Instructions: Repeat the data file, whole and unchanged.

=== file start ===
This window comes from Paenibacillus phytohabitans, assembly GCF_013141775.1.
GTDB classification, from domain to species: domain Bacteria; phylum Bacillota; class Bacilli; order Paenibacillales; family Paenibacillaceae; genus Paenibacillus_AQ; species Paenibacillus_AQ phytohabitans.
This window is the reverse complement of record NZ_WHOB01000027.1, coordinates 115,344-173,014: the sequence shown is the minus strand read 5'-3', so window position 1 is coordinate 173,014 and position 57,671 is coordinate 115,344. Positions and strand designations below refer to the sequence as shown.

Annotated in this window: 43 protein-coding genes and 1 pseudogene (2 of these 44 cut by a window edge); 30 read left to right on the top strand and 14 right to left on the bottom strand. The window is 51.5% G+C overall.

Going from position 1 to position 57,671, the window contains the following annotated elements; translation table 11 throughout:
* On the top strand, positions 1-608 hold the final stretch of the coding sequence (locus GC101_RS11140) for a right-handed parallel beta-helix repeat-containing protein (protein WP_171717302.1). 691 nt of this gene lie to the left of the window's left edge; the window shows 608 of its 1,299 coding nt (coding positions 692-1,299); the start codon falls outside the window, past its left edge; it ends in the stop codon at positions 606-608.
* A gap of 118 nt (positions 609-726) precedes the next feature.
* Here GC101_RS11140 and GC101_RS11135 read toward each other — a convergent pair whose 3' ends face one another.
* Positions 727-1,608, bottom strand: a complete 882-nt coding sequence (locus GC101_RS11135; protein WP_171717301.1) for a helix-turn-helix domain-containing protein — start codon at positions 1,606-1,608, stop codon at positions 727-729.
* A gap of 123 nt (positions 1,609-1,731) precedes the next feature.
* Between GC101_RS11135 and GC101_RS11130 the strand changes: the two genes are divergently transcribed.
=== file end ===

This window comes from Paenibacillus phytohabitans, assembly GCF_013141775.1.
GTDB classification, from domain to species: domain Bacteria; phylum Bacillota; class Bacilli; order Paenibacillales; family Paenibacillaceae; genus Paenibacillus_AQ; species Paenibacillus_AQ phytohabitans.
This window is the reverse complement of record NZ_WHOB01000027.1, coordinates 115,344-173,014: the sequence shown is the minus strand read 5'-3', so window position 1 is coordinate 173,014 and position 57,671 is coordinate 115,344. Positions and strand designations below refer to the sequence as shown.

Annotated in this window: 43 protein-coding genes and 1 pseudogene (2 of these 44 cut by a window edge); 30 read left to right on the top strand and 14 right to left on the bottom strand. The window is 51.5% G+C overall.

Going from position 1 to position 57,671, the window contains the following annotated elements; translation table 11 throughout:
* On the top strand, positions 1-608 hold the final stretch of the coding sequence (locus GC101_RS11140) for a right-handed parallel beta-helix repeat-containing protein (protein WP_171717302.1). 691 nt of this gene lie to the left of the window's left edge; the window shows 608 of its 1,299 coding nt (coding positions 692-1,299); the start codon falls outside the window, past its left edge; it ends in the stop codon at positions 606-608.
* A gap of 118 nt (positions 609-726) precedes the next feature.
* Here GC101_RS11140 and GC101_RS11135 read toward each other — a convergent pair whose 3' ends face one another.
* Positions 727-1,608, bottom strand: a complete 882-nt coding sequence (locus GC101_RS11135; protein WP_171717301.1) for a helix-turn-helix domain-containing protein — start codon at positions 1,606-1,608, stop codon at positions 727-729.
* A gap of 123 nt (positions 1,609-1,731) precedes the next feature.
* Between GC101_RS11135 and GC101_RS11130 the strand changes: the two genes are divergently transcribed.